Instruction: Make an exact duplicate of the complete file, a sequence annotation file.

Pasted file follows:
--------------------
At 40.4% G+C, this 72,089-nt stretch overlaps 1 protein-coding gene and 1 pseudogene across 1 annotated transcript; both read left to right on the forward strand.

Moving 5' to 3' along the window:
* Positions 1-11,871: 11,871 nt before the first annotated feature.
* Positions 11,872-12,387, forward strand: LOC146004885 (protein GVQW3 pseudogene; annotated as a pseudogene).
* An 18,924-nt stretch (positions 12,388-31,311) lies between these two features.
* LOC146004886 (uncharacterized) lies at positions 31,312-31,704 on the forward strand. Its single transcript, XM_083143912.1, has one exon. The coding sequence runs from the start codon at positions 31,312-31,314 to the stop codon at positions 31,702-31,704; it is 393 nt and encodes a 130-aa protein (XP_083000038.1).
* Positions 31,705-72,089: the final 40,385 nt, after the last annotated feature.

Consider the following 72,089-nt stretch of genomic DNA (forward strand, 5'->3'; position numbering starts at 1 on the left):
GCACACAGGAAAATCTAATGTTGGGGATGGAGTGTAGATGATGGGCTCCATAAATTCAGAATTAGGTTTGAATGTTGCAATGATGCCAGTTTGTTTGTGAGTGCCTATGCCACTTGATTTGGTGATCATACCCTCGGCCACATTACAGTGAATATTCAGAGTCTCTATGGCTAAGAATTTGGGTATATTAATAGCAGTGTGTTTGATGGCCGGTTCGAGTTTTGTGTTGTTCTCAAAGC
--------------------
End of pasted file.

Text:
At 40.4% G+C, this 72,089-nt stretch overlaps 1 protein-coding gene and 1 pseudogene across 1 annotated transcript; both read left to right on the forward strand.

Moving 5' to 3' along the window:
* Positions 1-11,871: 11,871 nt before the first annotated feature.
* Positions 11,872-12,387, forward strand: LOC146004885 (protein GVQW3 pseudogene; annotated as a pseudogene).
* An 18,924-nt stretch (positions 12,388-31,311) lies between these two features.
* LOC146004886 (uncharacterized) lies at positions 31,312-31,704 on the forward strand. Its single transcript, XM_083143912.1, has one exon. The coding sequence runs from the start codon at positions 31,312-31,314 to the stop codon at positions 31,702-31,704; it is 393 nt and encodes a 130-aa protein (XP_083000038.1).
* Positions 31,705-72,089: the final 40,385 nt, after the last annotated feature.

Consider the following 72,089-nt stretch of genomic DNA (forward strand, 5'->3'; position numbering starts at 1 on the left):
GCACACAGGAAAATCTAATGTTGGGGATGGAGTGTAGATGATGGGCTCCATAAATTCAGAATTAGGTTTGAATGTTGCAATGATGCCAGTTTGTTTGTGAGTGCCTATGCCACTTGATTTGGTGATCATACCCTCGGCCACATTACAGTGAATATTCAGAGTCTCTATGGCTAAGAATTTGGGTATATTAATAGCAGTGTGTTTGATGGCCGGTTCGAGTTTTGTGTTGTTCTCAAAGC